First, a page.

Attorney David McCarville speaks about the importance of designating a power of attorney
May 26, 2021
Power of attorney comes into play in a variety of situations, including if someone becomes incapacitated due to mental illness, Dementia, or Alzheimer’s. As part of our monthly AARP sponsored segment that highlights issues important to older adults in Arizona, we spoke with attorney David McCarville of Fennemore, about the importance of designating a power of attorney.
McCarville explained that power of attorney is a document that gives another person legal authority to decide certain affairs for you in the event that you are unable to do so for yourself.
This POA is able to be customized to different areas of medical practice that you want to allow your agent consent on. POA is available to anyone over the age of 18 that is still in reasonable mental capacity to execute the legal document.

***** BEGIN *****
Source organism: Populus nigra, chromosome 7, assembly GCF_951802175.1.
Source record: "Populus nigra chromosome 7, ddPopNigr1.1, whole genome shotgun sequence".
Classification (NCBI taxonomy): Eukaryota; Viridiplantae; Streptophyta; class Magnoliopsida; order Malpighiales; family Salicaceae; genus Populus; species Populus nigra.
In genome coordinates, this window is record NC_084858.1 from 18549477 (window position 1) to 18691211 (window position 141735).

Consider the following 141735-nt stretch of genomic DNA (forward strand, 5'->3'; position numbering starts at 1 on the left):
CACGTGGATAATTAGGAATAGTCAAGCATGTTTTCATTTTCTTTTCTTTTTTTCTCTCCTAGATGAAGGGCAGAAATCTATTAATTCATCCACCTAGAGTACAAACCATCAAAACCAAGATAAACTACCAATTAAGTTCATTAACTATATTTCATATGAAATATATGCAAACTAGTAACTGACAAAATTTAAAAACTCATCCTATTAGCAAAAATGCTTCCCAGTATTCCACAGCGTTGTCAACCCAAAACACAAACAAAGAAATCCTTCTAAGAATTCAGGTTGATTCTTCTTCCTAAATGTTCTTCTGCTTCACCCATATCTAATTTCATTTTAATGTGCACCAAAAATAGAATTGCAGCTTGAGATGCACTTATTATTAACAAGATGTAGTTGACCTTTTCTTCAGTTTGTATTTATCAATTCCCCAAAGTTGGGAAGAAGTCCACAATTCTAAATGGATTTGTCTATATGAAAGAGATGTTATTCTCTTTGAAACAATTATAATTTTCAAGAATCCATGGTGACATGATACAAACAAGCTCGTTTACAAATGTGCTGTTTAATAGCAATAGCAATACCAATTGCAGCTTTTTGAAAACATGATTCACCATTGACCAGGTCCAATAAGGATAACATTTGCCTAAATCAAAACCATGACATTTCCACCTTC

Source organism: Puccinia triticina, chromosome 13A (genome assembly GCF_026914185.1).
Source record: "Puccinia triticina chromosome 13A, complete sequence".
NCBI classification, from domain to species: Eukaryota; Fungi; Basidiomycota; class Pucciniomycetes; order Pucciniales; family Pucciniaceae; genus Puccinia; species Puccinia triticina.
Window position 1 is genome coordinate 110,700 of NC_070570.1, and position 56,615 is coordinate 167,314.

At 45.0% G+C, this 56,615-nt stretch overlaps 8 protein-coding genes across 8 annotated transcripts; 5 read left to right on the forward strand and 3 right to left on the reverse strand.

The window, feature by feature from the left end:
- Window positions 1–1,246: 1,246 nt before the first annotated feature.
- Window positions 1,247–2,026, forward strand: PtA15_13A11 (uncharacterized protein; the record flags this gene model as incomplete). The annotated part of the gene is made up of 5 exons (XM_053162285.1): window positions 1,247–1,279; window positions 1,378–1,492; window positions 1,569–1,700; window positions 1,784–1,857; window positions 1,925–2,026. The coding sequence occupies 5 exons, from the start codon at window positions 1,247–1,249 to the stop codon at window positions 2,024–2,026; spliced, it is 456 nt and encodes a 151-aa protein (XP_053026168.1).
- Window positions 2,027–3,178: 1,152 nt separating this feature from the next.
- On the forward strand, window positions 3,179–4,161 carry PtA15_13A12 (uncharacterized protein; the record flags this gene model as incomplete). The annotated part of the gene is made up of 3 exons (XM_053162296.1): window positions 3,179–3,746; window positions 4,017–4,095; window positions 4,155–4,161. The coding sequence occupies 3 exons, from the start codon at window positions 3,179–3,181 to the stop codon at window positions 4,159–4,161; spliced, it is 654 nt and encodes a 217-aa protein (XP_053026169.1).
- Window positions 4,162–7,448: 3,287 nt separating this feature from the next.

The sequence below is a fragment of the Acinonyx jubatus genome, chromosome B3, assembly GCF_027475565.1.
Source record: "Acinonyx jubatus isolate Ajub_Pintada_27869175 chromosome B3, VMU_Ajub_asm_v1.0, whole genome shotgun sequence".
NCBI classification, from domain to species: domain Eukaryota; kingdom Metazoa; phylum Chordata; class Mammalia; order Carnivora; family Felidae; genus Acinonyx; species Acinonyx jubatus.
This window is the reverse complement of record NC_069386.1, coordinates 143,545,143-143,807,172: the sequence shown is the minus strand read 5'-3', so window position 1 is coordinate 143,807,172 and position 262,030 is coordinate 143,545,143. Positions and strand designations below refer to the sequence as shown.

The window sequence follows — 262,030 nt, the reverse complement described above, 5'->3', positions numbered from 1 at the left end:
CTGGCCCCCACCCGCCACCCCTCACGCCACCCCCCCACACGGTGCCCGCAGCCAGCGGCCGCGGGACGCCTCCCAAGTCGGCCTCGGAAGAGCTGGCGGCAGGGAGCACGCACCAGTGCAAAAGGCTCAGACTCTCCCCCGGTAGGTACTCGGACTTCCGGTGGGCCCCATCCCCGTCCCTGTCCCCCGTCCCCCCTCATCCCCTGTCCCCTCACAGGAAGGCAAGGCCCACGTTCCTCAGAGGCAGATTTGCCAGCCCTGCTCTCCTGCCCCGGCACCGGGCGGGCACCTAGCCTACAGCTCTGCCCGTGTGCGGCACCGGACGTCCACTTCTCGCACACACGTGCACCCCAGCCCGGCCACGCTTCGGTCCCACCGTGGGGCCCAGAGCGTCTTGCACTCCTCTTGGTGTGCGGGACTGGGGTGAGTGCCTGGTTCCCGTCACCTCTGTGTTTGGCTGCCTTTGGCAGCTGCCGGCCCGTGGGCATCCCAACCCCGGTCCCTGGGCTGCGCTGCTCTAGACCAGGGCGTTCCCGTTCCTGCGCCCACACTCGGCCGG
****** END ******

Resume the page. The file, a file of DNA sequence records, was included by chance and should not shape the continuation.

We then asked McCarville, how the law might be triggered when it comes to mental health circumstances.
McCarville explained that once someone is diagnosed with dementia or Alzheimer’s, they no longer can give informed consent on their medical treatments, or consent to a third party to act on the patient’s informed consent.
Once you are incapacitated, you much trust that your agent will make informed decisions as to your medical care. In power of attorney, you are also able to give detailed instructions for what you want to be done for medical care, even if your agent doesn’t feel the same.
We asked what different ways one can revoke the POA of the agent. The first being if you are of stable mind and wish to change your POA. If your family, however, does not trust your POA, then they are able to file for a change in Power of Attorney. It’s important to set up a Power of Attorney as soon as possible since dementia and Alzheimer’s can set it at any point in time.